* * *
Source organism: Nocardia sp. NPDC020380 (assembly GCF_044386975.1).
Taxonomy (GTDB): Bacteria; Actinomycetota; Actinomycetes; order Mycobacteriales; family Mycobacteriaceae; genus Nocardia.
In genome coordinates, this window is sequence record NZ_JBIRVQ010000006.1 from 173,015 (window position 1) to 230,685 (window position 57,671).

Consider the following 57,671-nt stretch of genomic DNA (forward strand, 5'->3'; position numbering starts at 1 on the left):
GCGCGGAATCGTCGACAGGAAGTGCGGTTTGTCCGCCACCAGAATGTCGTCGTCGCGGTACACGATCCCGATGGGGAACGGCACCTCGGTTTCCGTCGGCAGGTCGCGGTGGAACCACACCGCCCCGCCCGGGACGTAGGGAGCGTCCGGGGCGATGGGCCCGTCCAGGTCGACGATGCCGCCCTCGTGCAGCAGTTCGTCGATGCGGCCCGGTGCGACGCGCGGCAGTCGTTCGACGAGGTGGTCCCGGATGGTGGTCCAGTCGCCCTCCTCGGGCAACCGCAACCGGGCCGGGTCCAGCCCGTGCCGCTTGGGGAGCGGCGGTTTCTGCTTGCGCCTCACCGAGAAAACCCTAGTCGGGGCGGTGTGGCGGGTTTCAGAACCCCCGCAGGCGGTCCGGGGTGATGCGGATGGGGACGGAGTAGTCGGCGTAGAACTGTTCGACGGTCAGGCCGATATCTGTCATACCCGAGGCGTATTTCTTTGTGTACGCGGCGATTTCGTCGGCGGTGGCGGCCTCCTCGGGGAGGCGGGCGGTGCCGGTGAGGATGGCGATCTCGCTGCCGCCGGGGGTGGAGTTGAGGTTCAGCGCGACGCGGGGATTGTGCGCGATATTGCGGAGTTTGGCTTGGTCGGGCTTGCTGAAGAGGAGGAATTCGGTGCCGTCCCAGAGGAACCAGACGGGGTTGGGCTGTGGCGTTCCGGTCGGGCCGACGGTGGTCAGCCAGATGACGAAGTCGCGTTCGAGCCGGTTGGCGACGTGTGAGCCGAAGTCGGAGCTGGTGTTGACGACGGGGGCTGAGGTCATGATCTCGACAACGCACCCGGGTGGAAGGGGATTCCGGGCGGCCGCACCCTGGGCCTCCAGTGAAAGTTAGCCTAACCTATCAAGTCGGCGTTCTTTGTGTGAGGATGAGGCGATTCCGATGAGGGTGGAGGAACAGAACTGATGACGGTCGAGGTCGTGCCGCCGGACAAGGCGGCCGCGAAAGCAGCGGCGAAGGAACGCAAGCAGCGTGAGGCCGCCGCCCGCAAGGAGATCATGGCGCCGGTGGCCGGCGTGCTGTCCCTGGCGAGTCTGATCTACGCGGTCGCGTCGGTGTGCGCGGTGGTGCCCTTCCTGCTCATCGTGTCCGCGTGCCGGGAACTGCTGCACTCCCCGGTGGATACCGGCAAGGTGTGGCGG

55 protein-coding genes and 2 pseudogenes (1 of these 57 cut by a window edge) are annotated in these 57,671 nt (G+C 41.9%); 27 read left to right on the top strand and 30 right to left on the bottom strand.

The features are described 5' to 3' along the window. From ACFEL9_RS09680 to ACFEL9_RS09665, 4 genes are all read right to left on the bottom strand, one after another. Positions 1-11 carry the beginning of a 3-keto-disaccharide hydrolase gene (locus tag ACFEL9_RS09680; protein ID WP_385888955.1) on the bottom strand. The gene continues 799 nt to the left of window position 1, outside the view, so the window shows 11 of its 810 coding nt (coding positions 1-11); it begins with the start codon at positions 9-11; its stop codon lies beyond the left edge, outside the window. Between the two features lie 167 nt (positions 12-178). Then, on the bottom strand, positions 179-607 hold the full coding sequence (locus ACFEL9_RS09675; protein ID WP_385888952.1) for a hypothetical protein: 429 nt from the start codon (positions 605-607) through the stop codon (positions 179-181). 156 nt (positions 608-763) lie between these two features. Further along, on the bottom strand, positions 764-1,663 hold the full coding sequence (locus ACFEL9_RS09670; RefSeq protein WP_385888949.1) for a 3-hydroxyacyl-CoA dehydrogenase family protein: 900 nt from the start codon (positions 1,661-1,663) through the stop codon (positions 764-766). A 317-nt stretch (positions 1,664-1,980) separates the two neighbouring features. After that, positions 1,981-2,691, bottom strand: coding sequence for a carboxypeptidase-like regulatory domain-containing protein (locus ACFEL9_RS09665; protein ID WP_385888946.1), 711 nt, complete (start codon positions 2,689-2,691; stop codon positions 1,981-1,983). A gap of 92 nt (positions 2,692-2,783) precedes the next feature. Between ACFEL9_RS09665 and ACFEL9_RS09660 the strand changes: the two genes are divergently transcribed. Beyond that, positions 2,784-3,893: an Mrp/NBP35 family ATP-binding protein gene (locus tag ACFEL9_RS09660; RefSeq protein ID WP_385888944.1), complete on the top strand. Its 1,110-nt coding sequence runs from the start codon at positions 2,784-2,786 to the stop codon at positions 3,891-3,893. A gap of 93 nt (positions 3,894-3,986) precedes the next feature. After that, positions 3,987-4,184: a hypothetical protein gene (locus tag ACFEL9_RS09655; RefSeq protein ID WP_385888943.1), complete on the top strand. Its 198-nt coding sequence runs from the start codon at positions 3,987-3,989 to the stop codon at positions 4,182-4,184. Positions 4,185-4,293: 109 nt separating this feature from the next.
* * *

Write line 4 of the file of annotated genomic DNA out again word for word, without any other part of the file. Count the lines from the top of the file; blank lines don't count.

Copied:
Consider the following 57,671-nt stretch of genomic DNA (forward strand, 5'->3'; position numbering starts at 1 on the left):